Purpose: To determine the effect of intravenous iron supplementation on performance, fatigue and overall mood in runners without clinical iron deficiency.
Methods: Fourteen distance runners with serum ferritin 30-100 μgL21 were randomly assigned to receive three blinded injections of intravenous ferric-carboxymaltose (2 ml, 100 mg, IRON) or normal saline (PLACEBO) over four weeks (weeks 0, 2, 4). Athletes performed a 3,000 m time trial and 106400 m monitored training session on consecutive days at week 0 and again following each injection. Hemoglobin mass (Hbmass) was assessed via carbon monoxide rebreathing at weeks 0 and 6. Fatigue and mood were determined bi-weekly until week 6 via Total Fatigue Score (TFS) and Total Mood Disturbance (TMD) using the Brief Fatigue Inventory and Brunel Mood Scale. Data were analyzed using magnitude-based inferences, based on the unequal variances t-statistic and Cohen's Effect sizes (ES).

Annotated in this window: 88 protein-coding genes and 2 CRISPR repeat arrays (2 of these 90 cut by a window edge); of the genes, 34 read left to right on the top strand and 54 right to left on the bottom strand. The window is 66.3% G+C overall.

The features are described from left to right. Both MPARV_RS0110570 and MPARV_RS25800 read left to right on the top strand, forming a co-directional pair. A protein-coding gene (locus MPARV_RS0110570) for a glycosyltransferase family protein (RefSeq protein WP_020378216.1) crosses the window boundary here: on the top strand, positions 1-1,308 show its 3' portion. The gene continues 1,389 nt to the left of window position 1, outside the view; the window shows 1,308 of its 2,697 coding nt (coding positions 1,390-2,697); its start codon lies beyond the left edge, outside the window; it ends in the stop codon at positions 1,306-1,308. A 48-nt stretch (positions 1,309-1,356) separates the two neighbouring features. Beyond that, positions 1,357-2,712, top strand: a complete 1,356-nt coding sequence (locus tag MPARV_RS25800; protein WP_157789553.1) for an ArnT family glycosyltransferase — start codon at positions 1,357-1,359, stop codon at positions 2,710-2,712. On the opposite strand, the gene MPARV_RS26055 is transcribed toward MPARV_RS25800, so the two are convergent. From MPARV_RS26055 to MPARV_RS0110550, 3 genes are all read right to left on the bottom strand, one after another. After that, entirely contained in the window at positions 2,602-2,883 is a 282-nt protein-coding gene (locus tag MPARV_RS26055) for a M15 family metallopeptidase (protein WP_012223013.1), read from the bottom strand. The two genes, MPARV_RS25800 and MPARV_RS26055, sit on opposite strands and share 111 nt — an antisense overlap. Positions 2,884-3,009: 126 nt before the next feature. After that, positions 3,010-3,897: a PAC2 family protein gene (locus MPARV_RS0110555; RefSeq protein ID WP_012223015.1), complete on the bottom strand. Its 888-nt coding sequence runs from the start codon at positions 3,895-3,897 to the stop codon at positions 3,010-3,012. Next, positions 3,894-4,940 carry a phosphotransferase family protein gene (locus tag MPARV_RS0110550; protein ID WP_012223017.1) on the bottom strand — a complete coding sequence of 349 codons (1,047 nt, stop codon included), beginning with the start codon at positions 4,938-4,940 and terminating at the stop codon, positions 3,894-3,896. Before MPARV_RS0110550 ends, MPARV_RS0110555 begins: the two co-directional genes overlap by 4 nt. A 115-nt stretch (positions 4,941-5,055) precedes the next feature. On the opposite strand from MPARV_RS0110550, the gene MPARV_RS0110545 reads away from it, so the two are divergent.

Conclusion: During 6 weeks of training, intravenous iron supplementation improved perceived fatigue and mood of trained athletes with no clinical iron deficiency, without concurrent improvements in oxygen transport capacity or performance.
Results: Serum ferritin increased in IRON only (Week 0: 62.8621.9, Week 4: 128.1646.6 μgL21; p = 0.002) and remained elevated two weeks after the final injection (127.0666.3 μgL21, p = 0.01), without significant changes in Hbmass. Supplementation had a moderate effect on TMD of IRON (ES -0.77) with scores at week 6 lower than PLACEBO (ES -1.58, p = 0.02). Similarly, at week 6, TFS was significantly improved in IRON vs. PLACEBO (ES -1.54, p = 0.05). There were no significant improvements in 3,000 m time in either group (Week 0 vs. Week 4; Iron: 625.6655.5 s vs. 625.4652.7 s; PLACEBO: 624.8647.2 s vs. 639.1659.7 s); but IRON reduced their average time for the 106400 m training session at week 2 (Week 0: 78.066.6 s, Week 2: 77.266.3; ES-0.20, p = 0.004).